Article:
In the end, I just ran MS Update and patched everything to the current level. That has resolved the issue with no need to change any settings.

    Maybe MS finally has a fix out for it.

  6. Ladies and Gentleman, the error mentioned above is also cause if either your ip address issued by your provider is spamming, spamhous.com picks up this address and block all outgoing email resulting in this error, the only work around in this case is either to reset the ip address by shutting down your router for sometime, or by using another user id to reset the ip address.

    In the above case, even if you set the protocol to “log before sending”, the email will go from your outbox, but will bounce back to you again.

    Regarding port 587 and 25, port 25 is normally used by spammers for spamming, using port 587 will help in sending emails, provided your email service providers, has enabled this port

    • I strongly disagree because in my experience spam problems get bounce back emails notifying you of your IP’s blacklisting – not outlook errors like this. The latter part about ports is a legitimate point though.

  7. Just want to say that I tried say I tried your fix and didn’t seem to work for me; however, going back to “Change Email Account”, I unchecked “Require logon using using Secure Password Authentication (SPA)” and clicked on Test Account Settings and that worked for me.

  8. An IT friend of mine mentioned that Outlook 2007 is known to have sending issues over WIFI. I just had a customer plug in via ethernet and the problem was solved. When she goes back to wifi it acts up again.

    .:pl

  9. ran across the first issue on a new machine I was setting up to use Outlook from Time Warner POP accounts. Solution worked well. Thank You for the posting…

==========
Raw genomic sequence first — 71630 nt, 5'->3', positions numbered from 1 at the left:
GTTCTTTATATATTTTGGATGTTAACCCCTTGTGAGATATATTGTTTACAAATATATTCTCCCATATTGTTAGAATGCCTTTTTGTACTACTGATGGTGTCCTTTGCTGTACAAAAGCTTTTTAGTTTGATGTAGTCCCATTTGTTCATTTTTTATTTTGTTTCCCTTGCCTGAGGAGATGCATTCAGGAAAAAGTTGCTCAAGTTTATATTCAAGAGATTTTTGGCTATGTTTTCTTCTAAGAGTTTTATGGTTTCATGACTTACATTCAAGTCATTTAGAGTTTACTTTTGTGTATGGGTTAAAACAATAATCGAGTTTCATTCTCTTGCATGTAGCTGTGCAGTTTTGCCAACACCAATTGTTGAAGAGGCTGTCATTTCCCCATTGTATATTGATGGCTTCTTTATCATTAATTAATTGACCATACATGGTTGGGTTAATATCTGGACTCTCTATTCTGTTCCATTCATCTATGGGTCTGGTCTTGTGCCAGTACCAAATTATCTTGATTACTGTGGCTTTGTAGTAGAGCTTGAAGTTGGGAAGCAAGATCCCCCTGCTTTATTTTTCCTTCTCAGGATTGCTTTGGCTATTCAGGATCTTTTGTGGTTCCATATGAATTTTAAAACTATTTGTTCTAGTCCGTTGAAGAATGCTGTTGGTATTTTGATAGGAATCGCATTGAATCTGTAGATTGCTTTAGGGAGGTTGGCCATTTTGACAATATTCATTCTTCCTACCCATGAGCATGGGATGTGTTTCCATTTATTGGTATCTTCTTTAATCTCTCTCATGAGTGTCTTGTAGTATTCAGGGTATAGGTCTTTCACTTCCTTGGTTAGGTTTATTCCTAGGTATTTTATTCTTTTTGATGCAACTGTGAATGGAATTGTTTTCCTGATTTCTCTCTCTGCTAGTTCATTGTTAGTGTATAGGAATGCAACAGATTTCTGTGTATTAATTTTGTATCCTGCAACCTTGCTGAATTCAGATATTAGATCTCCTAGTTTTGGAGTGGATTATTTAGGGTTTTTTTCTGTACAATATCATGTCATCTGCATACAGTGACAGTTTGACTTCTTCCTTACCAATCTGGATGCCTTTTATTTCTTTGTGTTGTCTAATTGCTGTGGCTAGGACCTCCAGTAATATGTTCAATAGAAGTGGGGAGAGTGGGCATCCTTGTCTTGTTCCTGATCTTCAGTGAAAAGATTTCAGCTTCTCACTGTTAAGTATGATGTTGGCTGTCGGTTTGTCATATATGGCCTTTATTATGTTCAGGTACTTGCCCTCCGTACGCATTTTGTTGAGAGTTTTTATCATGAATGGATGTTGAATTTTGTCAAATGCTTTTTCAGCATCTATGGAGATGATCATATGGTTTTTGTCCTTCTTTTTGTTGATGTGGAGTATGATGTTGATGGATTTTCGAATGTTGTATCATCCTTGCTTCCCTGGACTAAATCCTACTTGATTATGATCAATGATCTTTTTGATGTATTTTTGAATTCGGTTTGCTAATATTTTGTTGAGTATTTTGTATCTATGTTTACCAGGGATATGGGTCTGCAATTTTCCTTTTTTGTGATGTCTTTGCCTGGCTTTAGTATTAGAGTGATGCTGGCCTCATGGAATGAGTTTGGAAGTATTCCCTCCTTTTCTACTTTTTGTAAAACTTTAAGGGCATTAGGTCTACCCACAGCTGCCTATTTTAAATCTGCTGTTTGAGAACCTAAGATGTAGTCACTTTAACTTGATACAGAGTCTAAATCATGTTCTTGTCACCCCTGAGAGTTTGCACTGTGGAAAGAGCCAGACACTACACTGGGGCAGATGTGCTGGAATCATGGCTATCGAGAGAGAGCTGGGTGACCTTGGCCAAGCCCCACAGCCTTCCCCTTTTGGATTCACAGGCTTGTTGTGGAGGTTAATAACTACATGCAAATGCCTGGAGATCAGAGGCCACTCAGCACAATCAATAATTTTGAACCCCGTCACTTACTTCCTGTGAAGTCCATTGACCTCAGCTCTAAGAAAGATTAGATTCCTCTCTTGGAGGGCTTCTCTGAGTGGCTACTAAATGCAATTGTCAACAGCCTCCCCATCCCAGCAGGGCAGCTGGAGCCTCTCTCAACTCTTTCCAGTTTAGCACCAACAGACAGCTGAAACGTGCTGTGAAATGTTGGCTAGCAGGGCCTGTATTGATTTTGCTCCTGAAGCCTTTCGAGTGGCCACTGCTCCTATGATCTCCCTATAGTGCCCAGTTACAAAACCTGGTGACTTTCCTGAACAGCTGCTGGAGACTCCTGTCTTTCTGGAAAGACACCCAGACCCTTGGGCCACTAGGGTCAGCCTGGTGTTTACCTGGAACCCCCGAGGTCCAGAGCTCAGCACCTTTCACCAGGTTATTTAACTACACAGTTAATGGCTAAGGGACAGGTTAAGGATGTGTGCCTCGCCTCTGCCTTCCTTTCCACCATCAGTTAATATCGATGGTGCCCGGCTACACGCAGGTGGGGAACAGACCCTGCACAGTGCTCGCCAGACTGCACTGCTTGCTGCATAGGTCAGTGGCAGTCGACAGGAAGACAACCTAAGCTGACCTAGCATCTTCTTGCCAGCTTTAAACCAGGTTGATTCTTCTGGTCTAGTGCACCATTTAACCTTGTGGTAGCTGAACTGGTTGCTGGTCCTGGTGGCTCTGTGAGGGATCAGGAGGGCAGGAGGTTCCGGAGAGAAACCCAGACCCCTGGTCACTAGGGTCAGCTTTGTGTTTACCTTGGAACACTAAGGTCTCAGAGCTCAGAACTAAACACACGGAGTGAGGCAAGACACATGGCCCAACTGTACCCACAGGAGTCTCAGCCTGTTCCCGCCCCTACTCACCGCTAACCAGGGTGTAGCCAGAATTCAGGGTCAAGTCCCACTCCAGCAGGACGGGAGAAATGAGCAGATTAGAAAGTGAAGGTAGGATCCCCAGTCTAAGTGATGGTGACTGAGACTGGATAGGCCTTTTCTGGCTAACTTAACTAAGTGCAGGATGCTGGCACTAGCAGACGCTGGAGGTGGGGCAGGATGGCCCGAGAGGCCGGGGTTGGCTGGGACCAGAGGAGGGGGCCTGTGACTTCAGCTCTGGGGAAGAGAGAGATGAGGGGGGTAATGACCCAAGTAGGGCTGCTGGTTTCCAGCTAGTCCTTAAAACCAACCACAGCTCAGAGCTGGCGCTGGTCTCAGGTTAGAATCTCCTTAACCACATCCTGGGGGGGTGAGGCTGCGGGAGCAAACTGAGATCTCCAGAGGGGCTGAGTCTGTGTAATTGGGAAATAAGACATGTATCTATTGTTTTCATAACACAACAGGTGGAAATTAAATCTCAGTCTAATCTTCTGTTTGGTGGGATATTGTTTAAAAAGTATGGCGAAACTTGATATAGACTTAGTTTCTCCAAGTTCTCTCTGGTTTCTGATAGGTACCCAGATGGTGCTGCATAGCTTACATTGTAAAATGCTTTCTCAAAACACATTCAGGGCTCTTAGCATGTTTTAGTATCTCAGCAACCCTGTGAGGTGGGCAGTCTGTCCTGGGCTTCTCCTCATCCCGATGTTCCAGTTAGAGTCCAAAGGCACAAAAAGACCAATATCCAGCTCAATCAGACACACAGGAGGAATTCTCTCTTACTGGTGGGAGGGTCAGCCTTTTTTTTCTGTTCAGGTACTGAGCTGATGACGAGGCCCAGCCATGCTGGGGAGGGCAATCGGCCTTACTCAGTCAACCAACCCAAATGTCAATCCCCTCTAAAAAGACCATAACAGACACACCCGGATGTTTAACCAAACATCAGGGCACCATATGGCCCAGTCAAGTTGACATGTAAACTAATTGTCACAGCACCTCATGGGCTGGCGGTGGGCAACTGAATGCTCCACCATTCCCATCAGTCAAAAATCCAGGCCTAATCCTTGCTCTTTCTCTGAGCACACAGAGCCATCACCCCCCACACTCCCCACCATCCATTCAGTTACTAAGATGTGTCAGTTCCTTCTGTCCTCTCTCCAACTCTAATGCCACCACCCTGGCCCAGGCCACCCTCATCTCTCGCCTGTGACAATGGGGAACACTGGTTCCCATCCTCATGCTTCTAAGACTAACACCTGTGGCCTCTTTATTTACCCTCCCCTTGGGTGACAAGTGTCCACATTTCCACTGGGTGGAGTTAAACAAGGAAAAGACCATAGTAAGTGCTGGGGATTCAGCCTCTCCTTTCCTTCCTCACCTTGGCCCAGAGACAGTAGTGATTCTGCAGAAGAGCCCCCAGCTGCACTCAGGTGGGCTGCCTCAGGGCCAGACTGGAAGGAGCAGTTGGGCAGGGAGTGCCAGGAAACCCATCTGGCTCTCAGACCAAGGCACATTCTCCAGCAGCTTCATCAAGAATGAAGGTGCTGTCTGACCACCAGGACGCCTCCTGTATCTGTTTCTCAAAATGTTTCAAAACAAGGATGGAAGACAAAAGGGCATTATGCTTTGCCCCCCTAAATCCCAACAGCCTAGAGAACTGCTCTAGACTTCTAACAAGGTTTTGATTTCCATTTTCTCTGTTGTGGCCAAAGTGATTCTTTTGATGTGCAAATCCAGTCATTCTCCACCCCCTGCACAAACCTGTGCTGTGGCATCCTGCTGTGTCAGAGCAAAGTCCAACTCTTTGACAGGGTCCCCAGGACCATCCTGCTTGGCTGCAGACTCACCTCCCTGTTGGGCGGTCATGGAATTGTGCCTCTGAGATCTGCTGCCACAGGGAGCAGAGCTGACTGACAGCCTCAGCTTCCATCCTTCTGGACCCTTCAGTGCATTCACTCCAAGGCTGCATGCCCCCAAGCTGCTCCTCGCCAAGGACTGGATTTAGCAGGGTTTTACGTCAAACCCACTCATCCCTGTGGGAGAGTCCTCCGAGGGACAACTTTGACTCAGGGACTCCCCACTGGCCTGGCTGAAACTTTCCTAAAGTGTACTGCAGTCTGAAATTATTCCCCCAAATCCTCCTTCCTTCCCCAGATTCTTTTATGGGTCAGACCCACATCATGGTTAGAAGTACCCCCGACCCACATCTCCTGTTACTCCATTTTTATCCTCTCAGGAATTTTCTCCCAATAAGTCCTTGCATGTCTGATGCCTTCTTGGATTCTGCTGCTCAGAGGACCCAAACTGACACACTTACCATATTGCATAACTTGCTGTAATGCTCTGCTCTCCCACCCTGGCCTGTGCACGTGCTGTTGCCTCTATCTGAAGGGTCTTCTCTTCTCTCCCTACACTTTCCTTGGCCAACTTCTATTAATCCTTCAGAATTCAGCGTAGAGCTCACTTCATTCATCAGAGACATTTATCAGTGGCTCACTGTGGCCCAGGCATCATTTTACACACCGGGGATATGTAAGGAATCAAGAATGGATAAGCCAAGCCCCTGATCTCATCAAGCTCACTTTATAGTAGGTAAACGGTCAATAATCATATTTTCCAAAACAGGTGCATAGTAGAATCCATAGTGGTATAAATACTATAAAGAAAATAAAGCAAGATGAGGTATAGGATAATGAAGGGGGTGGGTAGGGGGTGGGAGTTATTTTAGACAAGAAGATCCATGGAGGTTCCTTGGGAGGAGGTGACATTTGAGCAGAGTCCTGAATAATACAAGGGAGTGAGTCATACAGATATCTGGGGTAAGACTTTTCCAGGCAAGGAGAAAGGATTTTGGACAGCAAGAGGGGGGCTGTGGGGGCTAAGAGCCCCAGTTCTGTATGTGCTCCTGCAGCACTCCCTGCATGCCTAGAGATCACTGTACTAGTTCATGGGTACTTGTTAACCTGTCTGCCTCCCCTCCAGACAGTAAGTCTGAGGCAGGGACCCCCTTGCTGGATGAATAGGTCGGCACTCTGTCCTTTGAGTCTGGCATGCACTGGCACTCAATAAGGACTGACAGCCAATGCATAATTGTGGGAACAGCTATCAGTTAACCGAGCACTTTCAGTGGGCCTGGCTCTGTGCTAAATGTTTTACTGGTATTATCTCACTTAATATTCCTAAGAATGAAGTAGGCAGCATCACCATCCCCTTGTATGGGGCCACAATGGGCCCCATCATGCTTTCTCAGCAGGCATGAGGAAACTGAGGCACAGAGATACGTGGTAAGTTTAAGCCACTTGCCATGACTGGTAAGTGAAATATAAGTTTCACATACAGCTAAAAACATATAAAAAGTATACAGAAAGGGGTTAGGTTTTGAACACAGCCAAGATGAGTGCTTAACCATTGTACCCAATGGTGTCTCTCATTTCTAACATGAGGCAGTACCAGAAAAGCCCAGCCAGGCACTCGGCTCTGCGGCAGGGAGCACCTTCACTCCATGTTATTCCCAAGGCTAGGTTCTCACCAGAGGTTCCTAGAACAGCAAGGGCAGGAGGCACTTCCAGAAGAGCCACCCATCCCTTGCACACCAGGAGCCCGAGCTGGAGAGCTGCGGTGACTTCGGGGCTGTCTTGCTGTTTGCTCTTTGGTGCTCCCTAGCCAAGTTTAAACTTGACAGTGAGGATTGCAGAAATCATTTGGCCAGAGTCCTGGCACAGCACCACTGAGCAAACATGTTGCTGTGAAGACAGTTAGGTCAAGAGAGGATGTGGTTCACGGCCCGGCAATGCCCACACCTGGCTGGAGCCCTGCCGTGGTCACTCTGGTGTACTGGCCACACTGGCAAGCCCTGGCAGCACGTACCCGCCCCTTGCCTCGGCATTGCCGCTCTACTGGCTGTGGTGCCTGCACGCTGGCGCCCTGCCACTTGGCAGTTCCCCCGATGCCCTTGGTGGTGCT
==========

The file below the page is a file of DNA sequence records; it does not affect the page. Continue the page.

10. thanks.. it gave me an idea…
    however it did not work for my cx …
    we’re using msn.com for outgoing and then another email domain for cx’s incoming…

    able to receive, but not able to send a message
    port 25 is not filtered

  11. “Log on to incoming mail server before sending mail” fixed it for me, too. Using Microsoft Office Home & Business 2010 (32-bit) on Windows 7 (64 bit). Thank you, Diginc.

  12. It’s frustrating how many posts on this subject are from non-technical authors (even on Technet) and/or from folks with “me too” or “this didn’t work for me, try this” comments. My company is in a weird position where we have to receive email via one email platform and send out via another – a hybrid position necessitated by a bungled roll-out of an inadequately tested email solution by one of our ISPs (BT).

    Anyway, as far as I can tell, it looks like MS changed the way it implemented SMTP AUTH in Outlook 2007. This change has been carried over into Outlook 2010. Outlook 2010 tries to encode credentials with MD5 or better. When I query BT’s servers, this is what I see:

    [root]# telnet mail.btconnect.com 25
    Trying 213.123.26.152...
    Connected to mail.btconnect.com.
    Escape character is '^]'.
    220 mail.btconnect.com ESMTP
    ehlo eel.co.uk
    250-mail.btconnect.com Hello eel.co.uk
    250-8BITMIME
    250-SIZE 52428800
    250-ETRN
    250-DSN
    250-AUTH LOGIN PLAIN
    250-AUTH=LOGIN PLAIN
    250 PIPELINING

    The mail server is only offering LOGIN or PLAIN and Outlook apparently isn’t prepared to stoop so low. Furthermore, from what I’ve read, DIGEST-MD5 authentication was broken in Outlook 2007 in any case and remains so in Outlook 2010.

    Most solutions out there depend on using POP before SMTP for implicit authentication but since our POP and SMTP servers are physically separate (provided by different organisations in fact), this is not an option for us. Ironically the “fix” would appear to be to downgrade to Windows Live Mail (or Thunderbird), but given the size of our I.T. estate, that would be a mammoth project.

    I’m still waiting for a proper fix in Outlook, but since no one seems to understand the SMTP RFCs any more, I’m not going to be holding my breath. We just have to live with the fact that the leading email client (for better or worse) has introduced incompatibilities with legacy systems.

    Bah!